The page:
Mulsanne Straight

From Wikipedia, the free encyclopedia
Jump to: navigation, search
Circuit map
Part of the Mulsanne straight.

The Mulsanne Straight (Ligne Droite des Hunaudières in French) is the name used in English for a formerly 6 km (3.7 mi) long straight of the Circuit des 24 Heures around which the 24 Hours of Le Mans auto race takes place. Since 1990, the straight is interrupted by two chicanes, with the last section, that includes a kink and a hump, leading to the sharp corner near the village of Mulsanne.

French name[edit]

When race meetings are not taking place the Mulsanne Straight is part of the national road system of France. It is called Ligne Droite des Hunaudières, a part of the route départementale (for the Sarthe département) D338 (formerly Route Nationale N138). The Hunaudières leads to the village of Mulsanne which is the reason for its English name (though the French Route de Mulsanne is the name for the road, and straight, between Mulsanne and Arnage, with the Indianapolis corner in between).[1]

Speed and chicanes[edit]

After exiting the Tertre Rouge corner, cars would spend almost half of the lap at full throttle, before braking for Mulsanne Corner. The Porsche 917 long tail with its 5.0 litre, Flat 12 engine used from 1969 to 1971, had reached 362 km/h (225 mph).[2] After this, engine size was limited and top speeds dropped until powerful turbo engines, pioneered by French manufacturer Renault, were allowed, like in the 1978 Porsche 935 which was clocked at 367 km/h (228 mph).[3]

Speeds on the straight by the Group C prototypes reached over 400 km/h (250 mph) during the late 1980s. At the beginning of the 1988 24 Hours of Le Mans race, Paris garage owner Roger Dorchy driving for Welter Racing in a "Project 400" car dubbed the WM P88, and powered by a 2.8 litre turbocharged Peugeot V6 engine, which sacrificing reliability for speed (the car was out after just 53 laps or approximately 4 hours with turbo, cooling and electrical failure), was clocked by radar travelling at an all-time race record 405 km/h (252 mph).[4]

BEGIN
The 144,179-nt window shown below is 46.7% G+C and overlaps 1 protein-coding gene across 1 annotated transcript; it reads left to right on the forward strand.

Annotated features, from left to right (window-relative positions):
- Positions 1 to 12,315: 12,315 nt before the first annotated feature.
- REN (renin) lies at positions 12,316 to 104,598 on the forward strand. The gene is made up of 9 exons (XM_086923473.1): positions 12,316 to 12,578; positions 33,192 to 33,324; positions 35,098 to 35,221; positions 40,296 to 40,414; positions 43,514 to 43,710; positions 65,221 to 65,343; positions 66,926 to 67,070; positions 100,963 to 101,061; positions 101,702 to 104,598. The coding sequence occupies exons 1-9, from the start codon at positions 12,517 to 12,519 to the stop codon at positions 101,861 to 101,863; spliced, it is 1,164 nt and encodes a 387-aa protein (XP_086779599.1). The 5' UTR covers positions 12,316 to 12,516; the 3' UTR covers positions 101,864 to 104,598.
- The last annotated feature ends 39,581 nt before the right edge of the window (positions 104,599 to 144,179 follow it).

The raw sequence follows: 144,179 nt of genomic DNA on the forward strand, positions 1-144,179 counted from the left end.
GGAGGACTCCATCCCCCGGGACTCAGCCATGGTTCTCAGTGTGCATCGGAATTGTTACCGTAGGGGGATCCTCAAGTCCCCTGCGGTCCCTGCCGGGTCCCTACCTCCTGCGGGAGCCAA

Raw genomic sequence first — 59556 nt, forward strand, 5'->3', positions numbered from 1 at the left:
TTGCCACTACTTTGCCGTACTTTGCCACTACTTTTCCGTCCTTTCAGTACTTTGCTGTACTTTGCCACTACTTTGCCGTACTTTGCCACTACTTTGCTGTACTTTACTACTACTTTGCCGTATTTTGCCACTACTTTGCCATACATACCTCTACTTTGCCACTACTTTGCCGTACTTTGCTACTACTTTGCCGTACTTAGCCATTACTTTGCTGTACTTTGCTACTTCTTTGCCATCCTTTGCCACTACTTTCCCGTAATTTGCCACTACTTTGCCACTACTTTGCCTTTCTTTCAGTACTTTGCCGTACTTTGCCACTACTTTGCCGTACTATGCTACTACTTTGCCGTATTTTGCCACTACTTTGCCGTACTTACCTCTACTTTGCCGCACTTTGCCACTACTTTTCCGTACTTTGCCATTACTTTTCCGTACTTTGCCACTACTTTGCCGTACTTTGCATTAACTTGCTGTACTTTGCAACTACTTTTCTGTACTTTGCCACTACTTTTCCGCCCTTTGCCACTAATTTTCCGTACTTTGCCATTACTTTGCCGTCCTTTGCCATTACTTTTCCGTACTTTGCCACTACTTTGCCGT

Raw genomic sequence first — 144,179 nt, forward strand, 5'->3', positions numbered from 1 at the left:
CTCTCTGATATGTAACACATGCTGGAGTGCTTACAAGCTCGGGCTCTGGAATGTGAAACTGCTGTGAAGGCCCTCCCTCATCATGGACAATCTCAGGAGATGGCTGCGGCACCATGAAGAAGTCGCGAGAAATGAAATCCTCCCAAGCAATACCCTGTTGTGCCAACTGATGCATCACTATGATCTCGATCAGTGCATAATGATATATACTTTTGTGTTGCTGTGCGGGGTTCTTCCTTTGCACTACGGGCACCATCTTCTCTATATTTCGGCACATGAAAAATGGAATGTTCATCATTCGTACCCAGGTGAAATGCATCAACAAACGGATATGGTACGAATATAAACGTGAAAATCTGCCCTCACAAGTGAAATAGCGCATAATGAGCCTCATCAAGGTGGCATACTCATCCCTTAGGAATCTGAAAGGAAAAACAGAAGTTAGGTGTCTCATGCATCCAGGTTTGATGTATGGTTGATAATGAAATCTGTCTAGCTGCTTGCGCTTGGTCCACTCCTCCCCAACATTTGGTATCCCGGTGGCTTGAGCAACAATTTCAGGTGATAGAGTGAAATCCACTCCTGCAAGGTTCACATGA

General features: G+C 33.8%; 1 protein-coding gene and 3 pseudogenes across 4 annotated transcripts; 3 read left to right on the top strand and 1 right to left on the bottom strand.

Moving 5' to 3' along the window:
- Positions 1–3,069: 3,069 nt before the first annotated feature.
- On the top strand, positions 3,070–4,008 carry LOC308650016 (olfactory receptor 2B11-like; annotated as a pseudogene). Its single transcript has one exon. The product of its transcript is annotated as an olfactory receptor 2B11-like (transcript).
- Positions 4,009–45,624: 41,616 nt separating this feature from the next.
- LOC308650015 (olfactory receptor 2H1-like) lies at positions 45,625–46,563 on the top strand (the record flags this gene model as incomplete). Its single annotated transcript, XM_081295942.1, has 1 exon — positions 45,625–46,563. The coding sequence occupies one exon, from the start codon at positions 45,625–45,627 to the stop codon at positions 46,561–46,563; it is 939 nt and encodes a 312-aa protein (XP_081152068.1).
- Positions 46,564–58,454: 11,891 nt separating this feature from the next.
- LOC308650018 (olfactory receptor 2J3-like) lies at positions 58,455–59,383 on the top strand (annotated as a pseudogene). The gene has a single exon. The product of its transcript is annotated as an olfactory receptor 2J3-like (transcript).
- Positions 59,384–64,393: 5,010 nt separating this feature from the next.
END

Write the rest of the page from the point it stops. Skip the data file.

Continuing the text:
Fatal high speed accidents in the 1980s happened to Jean-Louis Lafosse in 1981 and to Jo Gartner in 1986, while in 1984 a French track marshal was killed in an accident at the Kink involving the two Aston Martin Nimrod NRA/C2's of British driver John Sheldon and his American team mate Drake Olson.[5] One driver had an extremely lucky escape in 1986. British driver Win Percy had a tyre on his 7.0 litre V12 powered Jaguar XJR-6 explode at some 386 km/h (240 mph), tearing off the rear bodywork and flipping the car into the air "up above the trees".[6] The wreckage finally came to a halt 600 metres down the road. However, despite almost obliterating the vehicle, Percy somehow walked away from the crash with nothing more than bad memories and a badly battered helmet.

As the combination of high speed and high downforce caused tyre and engine failures, two roughly equally spaced chicanes were consequently added to the straight before the 1990 race to limit the achievable maximum speed.[7] The chicanes were added also because the FIA decreed it would no longer sanction a circuit which had a straight longer than 2 kilometres (1.2 mi).,[8] which is roughly the length of the Döttinger Höhe straight at the Nürburgring Nordschleife. The chicanes have limited top speeds on the Mulsanne with most of the leading cars topping out at approximately 330 km/h (205 mph) during qualifying and 320 km/h (199 mph) during the race.

Spectator access[edit]

In the past spectators could obtain magnificent views of cars racing along the straight during the Le Mans, including while dining at various restaurants—such as Restaurant de 24 Heures and les Virages de L'Arche—located very close to the road. However, in 1990 the viewing experience obtained at both restaurants was diminished with the introduction of the chicanes.[9] Today due to safety concerns spectators are kept well away from the edge of the straight by marshals and police and while guests can dine at Auberge des Hunaudières, Shanghai des 24 Heures and the Hôtel Arbor, and hear the cars pass, the view is obscured by green covers attached to the safety fencing.[10][11]

See also[edit]


  1. ^ ACO 2015.
  2. ^ Fuller 2010.
  3. ^ Leffingwell, Randy (2005). Porsche 911: Perfection by Design. Motorbooks. p. 155. 
  4. ^
  5. ^ "1984 - Le Mans — John Sheldon's massive crash". Retrieved 10 September 2011. 
  6. ^
  7. ^ Speedhunters staff 2008.
  8. ^ RC staff 2015.
  9. ^ MSM staff 1990.
  10. ^ ACO 2015a.
  11. ^ RT staff 2015.